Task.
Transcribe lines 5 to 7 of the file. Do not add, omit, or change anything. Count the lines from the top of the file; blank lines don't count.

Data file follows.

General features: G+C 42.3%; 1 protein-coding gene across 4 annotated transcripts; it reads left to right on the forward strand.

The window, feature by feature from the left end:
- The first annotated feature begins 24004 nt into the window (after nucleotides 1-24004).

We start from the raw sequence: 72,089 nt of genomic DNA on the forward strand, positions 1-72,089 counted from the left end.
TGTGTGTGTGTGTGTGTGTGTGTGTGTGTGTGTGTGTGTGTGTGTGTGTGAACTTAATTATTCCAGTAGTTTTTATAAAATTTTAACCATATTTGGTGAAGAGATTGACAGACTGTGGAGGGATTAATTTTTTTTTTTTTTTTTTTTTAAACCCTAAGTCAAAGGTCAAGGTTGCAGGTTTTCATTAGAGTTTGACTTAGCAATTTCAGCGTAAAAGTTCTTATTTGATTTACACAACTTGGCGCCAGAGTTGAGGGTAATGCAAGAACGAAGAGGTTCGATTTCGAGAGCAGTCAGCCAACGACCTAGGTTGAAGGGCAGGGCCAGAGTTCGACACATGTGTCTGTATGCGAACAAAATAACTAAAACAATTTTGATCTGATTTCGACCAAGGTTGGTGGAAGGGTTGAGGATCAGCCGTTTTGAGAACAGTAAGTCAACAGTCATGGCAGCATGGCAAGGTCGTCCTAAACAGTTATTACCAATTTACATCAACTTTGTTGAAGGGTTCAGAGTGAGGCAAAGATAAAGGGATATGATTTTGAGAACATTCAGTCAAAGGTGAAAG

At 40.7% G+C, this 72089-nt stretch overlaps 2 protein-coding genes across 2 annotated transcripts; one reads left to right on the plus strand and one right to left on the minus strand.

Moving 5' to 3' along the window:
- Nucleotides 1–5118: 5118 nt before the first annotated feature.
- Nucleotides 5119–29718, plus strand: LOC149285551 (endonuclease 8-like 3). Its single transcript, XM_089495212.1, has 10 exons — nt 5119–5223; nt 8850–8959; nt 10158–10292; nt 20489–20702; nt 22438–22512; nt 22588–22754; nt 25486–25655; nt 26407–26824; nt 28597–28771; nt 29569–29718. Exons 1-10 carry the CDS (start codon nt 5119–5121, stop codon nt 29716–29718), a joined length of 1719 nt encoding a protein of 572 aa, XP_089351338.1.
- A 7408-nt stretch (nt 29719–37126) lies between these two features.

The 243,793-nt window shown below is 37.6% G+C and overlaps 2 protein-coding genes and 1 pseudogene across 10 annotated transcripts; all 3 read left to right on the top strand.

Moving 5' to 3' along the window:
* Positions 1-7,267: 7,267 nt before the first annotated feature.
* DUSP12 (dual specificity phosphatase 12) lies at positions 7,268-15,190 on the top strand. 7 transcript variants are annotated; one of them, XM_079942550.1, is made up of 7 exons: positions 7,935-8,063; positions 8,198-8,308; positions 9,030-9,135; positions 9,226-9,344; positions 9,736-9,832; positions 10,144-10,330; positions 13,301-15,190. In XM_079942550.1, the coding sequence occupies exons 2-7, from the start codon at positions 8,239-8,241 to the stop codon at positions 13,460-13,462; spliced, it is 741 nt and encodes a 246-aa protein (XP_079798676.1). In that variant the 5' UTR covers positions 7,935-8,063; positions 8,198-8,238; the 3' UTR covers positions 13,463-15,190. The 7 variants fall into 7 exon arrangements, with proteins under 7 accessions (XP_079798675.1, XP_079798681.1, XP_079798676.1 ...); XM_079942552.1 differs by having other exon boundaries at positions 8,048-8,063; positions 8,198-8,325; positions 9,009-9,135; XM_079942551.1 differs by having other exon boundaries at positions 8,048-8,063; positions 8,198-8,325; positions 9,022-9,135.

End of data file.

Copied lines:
TGTGTGTGTGTGTGTGTGTGTGTGTGTGTGTGTGTGTGTGTGTGTGTGTGAACTTAATTATTCCAGTAGTTTTTATAAAATTTTAACCATATTTGGTGAAGAGATTGACAGACTGTGGAGGGATTAATTTTTTTTTTTTTTTTTTTTTAAACCCTAAGTCAAAGGTCAAGGTTGCAGGTTTTCATTAGAGTTTGACTTAGCAATTTCAGCGTAAAAGTTCTTATTTGATTTACACAACTTGGCGCCAGAGTTGAGGGTAATGCAAGAACGAAGAGGTTCGATTTCGAGAGCAGTCAGCCAACGACCTAGGTTGAAGGGCAGGGCCAGAGTTCGACACATGTGTCTGTATGCGAACAAAATAACTAAAACAATTTTGATCTGATTTCGACCAAGGTTGGTGGAAGGGTTGAGGATCAGCCGTTTTGAGAACAGTAAGTCAACAGTCATGGCAGCATGGCAAGGTCGTCCTAAACAGTTATTACCAATTTACATCAACTTTGTTGAAGGGTTCAGAGTGAGGCAAAGATAAAGGGATATGATTTTGAGAACATTCAGTCAAAGGTGAAAG

At 40.7% G+C, this 72089-nt stretch overlaps 2 protein-coding genes across 2 annotated transcripts; one reads left to right on the plus strand and one right to left on the minus strand.

Moving 5' to 3' along the window: